In their joint decision, the Supreme Court judges pointed out that one of the important questions before them was whether “this prorogation did have the effect of frustrating or preventing the ability of Parliament to carry out its constitutional functions, without reasonable justification”.  In their words, the Judges declared that “this was not a normal prorogation in the run-up to a Queen’s Speech. It prevented Parliament from carrying out its constitutional role for five out of the possible eight weeks between the end of the summer recess and exit day on 31st October”.  On that question, the Court was clear: “The decision to advise Her Majesty to prorogue Parliament was unlawful”.

That is a remarkable and historic indictment of a British Prime Minister by the highest court in the land.  Normally, in the British tradition, Mr. Johnson would have made a public apology, announced his resignation and retired quietly to write a book in the hope that its explanations and descriptions of what led to this constitutional mess, would earn him additional pension money.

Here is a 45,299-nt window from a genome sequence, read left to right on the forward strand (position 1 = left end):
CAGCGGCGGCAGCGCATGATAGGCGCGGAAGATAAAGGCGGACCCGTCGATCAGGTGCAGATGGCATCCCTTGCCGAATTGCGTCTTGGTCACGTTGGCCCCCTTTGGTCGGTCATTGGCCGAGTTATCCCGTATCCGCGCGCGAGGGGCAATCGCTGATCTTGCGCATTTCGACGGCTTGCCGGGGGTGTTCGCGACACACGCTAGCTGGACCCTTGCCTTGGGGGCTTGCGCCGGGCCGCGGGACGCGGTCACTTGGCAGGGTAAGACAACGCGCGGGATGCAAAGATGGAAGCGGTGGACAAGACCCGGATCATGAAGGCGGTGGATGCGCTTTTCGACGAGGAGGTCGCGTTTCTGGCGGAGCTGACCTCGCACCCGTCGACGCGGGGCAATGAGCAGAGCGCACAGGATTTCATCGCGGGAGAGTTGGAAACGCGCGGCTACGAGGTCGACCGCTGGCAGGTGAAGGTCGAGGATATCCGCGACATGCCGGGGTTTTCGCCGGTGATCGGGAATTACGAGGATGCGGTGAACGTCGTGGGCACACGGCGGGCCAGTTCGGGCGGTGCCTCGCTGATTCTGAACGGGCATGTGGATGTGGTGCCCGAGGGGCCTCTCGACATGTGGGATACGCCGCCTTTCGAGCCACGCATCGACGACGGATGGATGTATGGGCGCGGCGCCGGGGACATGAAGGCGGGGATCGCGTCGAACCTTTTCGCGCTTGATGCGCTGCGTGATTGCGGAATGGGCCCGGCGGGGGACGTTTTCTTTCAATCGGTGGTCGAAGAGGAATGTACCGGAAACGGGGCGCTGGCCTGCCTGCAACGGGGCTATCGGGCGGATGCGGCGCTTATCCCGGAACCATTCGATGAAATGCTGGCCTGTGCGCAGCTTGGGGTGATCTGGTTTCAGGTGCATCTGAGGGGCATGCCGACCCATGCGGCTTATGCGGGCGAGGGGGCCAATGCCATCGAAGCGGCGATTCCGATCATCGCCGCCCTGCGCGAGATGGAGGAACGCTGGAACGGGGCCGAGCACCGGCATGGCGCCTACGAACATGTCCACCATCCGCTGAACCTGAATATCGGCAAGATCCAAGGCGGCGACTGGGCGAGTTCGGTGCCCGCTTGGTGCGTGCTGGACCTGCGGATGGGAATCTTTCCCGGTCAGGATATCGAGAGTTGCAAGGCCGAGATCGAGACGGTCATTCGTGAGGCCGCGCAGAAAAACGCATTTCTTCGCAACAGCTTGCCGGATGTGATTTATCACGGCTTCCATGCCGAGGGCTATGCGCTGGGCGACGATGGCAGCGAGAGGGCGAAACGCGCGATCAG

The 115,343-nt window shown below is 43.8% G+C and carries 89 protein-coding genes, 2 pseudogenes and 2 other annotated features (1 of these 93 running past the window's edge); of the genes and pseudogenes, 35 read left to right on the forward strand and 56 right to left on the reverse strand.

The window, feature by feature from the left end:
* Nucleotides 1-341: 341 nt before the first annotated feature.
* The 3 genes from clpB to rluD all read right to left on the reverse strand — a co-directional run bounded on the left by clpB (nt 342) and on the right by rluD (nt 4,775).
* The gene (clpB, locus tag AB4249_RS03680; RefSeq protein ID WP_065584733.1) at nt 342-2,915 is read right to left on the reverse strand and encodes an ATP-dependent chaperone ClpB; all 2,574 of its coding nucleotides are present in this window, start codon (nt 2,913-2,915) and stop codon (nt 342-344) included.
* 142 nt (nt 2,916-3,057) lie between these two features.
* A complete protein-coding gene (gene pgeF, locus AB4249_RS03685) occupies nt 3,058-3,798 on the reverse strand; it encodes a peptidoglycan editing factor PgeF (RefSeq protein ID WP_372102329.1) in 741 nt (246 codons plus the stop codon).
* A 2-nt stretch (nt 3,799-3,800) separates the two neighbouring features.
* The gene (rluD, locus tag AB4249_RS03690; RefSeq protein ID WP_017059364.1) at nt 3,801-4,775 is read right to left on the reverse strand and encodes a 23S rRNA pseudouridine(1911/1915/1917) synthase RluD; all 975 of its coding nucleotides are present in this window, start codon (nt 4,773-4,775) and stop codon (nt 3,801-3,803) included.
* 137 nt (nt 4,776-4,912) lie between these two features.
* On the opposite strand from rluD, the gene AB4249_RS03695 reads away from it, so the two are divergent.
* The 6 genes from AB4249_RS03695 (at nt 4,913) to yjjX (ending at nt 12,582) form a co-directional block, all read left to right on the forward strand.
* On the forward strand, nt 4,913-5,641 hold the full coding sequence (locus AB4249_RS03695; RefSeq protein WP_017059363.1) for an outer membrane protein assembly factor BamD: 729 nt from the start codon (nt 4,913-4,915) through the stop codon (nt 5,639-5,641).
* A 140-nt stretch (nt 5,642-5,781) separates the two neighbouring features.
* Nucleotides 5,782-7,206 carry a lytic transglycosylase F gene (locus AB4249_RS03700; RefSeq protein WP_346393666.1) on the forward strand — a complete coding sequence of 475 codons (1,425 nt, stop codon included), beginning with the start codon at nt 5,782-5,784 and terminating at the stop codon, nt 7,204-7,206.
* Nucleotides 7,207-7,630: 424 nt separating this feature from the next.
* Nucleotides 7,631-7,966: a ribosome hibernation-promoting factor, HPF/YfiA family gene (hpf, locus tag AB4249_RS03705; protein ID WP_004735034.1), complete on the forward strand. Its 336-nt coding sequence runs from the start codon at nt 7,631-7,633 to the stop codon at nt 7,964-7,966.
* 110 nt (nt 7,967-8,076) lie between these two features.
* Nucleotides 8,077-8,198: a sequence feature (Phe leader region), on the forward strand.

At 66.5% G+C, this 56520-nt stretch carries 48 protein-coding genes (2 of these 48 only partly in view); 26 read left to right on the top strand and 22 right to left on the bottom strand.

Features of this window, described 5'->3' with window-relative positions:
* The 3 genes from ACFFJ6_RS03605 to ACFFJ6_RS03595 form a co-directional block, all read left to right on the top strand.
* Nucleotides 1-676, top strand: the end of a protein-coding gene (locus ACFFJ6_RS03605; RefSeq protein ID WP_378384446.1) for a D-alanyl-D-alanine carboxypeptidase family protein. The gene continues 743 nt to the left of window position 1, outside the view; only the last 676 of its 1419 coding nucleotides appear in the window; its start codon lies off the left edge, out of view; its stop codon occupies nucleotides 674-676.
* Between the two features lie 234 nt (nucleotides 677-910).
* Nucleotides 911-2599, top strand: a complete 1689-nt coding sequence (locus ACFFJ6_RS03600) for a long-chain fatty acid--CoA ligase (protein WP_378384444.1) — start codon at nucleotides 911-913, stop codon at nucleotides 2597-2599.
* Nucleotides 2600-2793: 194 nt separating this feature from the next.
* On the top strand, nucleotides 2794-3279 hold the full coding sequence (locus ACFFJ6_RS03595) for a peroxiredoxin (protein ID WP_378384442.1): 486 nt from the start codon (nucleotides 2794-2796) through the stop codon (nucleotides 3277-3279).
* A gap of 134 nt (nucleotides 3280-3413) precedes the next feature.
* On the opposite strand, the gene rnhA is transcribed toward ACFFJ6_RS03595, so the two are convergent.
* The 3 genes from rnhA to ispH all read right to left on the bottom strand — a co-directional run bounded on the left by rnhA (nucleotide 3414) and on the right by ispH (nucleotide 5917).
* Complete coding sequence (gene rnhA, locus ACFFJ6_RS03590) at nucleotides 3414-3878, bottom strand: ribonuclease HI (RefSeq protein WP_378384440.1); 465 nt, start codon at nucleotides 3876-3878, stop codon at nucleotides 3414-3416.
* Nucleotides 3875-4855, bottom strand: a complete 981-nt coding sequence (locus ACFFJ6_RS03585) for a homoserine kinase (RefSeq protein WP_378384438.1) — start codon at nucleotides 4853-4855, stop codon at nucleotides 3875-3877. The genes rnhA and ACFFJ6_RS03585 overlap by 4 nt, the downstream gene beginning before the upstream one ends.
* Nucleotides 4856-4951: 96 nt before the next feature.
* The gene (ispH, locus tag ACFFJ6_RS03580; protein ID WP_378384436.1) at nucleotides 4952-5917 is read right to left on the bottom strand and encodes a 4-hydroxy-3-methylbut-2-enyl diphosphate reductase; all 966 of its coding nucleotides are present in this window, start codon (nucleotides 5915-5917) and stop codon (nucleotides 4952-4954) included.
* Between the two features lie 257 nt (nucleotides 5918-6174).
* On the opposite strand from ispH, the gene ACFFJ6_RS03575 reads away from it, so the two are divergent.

Not so with Mr. Johnson.   Forced to return to Parliament, which resumed in the wake of the Court decision, Mr. Johnson was extraordinarily pugnacious, even accusing the Court of being “wrong to pronounce on what is essentially a political question”.

Clearly, the Court did not agree with Mr. Johnson or they would not have decided that the matter was “justiciable”, adding that “the courts have exercised a supervisory jurisdiction over the lawfulness of acts of the Government for centuries”.

In the context of the Caribbean, going to the Court for arbitration of a question regarding a government’s overreach of its powers has become common place.  But, in the Commonwealth Caribbean, where the same system of representative democracy exists as in the UK, the Constitutions are written.  In the UK, the Constitution is not; it consists of laws passed by parliament and customs associated with them.  In this sense, judges in Commonwealth Caribbean countries interpret constitutional requirements based on a body of written law; the UK Supreme Court was less constrained in this case and, together, the 11 judges gave great prominence in their thinking to parliamentary accountability, citing a senior Law Lord, Lord Bingham.  “The conduct of government by a Prime Minister and Cabinet collectively responsible and accountable to Parliament lies at the heart of Westminster democracy”.